Aastra 53i

Summary: Are you looking for a new IP phone for your office? Aastra's 53i is an attractive and very usable phone without the shocking price tag.

Are you looking for a new IP phone for your office? Aastra's 53i is an attractive and very usable phone without the shocking price tag.

SIP phones provide a convenient way for relatively inexpensive internal and external communications by bypassing ordinary PSDN telephony networks in favour of broadband and internal LANs. Interstate and international communications can benefit enormously from this. Of course, handsets are not the whole story; you will need to set up SIP servers at each branch office to support this type of phone.

The name Aastra is perhaps not familiar, but don't dismiss it out of hand. The Canadian-based manufacturer has a significant share of the European enterprise telephony market.

How We Tested
When testing IP phones we are concerned with five main factors: Ease of set-up, design and ergonomics, sound quality, ease of use and features.

We also note any compatibility issues that may arise. The SIP server used in this review is a Zultys MX30. Occasionally an IP phone will take issue with this system since not all vendors are identical in their interpretation of the SIP "standard".

What's inside
The 53i is predominantly black with a silver facing around the LCD panel and short-cut and navigation buttons. The LCD supports three lines of blue text. With an international market in mind, Aastra has used pictographic button labels. Handwritten names for the short-cuts can be put onto a replaceable card, although we found it a bit fiddly trying to keep the label straight while replacing the clear protective cover. The design is fairly simple with a modern, conservative look to it. The stand can be removed and replaced in different slots providing four possible angles to suit different desk locations and in addition there is the option of wall mounting. The handset had a good feel and did not feel excessively heavy. Buttons were well spaced and had high contrast labels.

Installation guides for SIP phones are a bit of a joke in our experience. The manual provided with this machine was no exception. We are told how to plug in the cables and adjust the viewing angle -- you know: the obvious stuff that we could all work out for ourselves in a few spare minutes. If you don't have experience with SIP phones, however (or you just want to configure a few options), you will definitely need more information than this. That means downloading the humongous tomes known as the Administrator Guide and the User Guide (about 5MB each). The 602 page Admin Guide explains the wealth of options but is loathe to tell us which ones are most likely be to be necessary for connecting to your SIP server. Of course your business would most likely have the vendor come and install the system and provide the essential details to your own system administrators, but it would still be nice to have a shorter essentials guide so admin staff don't have to keep quite so much in their heads.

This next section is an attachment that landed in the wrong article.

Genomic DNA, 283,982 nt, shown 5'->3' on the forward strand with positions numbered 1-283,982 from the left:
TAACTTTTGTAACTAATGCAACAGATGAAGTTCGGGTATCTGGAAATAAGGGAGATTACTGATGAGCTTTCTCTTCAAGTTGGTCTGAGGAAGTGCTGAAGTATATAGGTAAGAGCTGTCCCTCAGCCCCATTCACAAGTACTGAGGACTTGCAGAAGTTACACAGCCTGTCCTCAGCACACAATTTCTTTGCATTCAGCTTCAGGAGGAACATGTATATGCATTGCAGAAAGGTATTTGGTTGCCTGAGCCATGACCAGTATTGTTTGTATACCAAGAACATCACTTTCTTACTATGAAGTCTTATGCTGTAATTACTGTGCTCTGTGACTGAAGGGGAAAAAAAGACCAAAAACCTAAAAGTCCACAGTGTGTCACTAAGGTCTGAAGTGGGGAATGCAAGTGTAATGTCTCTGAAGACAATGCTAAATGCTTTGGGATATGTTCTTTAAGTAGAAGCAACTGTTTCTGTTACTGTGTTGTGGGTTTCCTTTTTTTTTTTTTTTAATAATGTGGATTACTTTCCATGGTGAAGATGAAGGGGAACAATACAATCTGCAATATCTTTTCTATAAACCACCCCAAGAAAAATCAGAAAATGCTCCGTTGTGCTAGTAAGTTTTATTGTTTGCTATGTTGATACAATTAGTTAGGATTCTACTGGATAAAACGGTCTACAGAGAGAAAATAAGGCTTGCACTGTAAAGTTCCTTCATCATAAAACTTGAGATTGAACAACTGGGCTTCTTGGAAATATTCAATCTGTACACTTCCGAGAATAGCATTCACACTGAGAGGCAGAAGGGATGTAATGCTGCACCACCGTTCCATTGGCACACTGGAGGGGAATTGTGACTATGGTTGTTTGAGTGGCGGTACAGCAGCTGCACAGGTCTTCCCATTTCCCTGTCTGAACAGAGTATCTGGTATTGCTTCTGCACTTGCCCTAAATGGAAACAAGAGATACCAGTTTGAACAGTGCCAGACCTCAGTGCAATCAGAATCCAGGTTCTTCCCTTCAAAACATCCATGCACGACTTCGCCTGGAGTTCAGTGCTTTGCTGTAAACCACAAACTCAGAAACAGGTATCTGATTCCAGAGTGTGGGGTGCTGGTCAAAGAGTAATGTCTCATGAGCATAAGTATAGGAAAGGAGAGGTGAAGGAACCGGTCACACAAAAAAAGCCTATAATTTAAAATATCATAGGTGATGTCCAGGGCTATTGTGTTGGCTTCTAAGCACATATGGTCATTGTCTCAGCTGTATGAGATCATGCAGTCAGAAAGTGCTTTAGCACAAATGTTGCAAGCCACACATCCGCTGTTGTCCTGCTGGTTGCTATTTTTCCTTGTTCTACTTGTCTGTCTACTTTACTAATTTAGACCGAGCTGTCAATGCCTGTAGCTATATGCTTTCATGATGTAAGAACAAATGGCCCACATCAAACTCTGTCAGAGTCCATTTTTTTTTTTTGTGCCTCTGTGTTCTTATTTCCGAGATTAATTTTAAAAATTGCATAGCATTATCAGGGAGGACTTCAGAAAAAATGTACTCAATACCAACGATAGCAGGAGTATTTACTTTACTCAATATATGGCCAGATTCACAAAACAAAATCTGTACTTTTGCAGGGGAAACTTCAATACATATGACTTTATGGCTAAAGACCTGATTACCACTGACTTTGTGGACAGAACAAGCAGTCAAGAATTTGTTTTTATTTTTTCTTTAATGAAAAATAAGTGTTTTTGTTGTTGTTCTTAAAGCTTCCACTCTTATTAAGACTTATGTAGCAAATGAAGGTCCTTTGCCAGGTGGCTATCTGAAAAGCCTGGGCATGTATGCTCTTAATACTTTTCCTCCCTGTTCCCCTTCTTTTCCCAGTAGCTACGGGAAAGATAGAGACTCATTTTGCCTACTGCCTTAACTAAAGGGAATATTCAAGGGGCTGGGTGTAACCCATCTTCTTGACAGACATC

Whether one uses the phone's internal interface or a Web interface, it's possible to get the phone up and running on your SIP network in a few minutes. All the phone really needs to know is IP settings for itself and the SIP server (and any proxies which might be in place) plus a phone number, password and username. The short-cut keys are assigned default values including Save, Directory and Conference; these be changed via the Web user interface. You will need to note down these functions on the card provided as there are no identifying marks on the buttons themselves. The configuration menu is not hard to use, but the Web interface is preferable and provides for more options.

Voice quality with this phone was very clear, both in transmission and reception. We did not experience any significant echoes or tinniness as we sometimes find in these systems. The microphone sensitivity is adequate without being excessive and we did not experience distraction from background noises.

Verdict
Despite my diatribe about manuals the Aastra 53i is very usable and well adapted to modern network requirements. The 53i supports such features as the open source Asterisk telephony system, NAT traversal, call forwarding, conferencing and XML browser support. We were pleased to find that we experienced no compatibility problems in linking the Aastra phone to a Zultys server.

Aastra provide a one year warranty on this product; unfortunately the user must bear the cost of returning the product to the vendor for repair or replacement. Aastra also have a selection of more advanced models with features to suit special needs, such as multiple simultaneous call handling.

This telephone is not only functional, but also attractively styled and priced. It has many useful features, flexibility through configuration of short-cut keys and other items, plus it displays above average sound quality. I would have liked to have found the backlight mentioned in the installation guide (but not the manual).

Other phones may have more advanced interfaces and more bloated feature sets, but this device provides commion features for most scenarios and does so in a package more attractive than most on offer. Overall the Aastra 53i is a pleasant machine worthy of your consideration.

Topics: Networking

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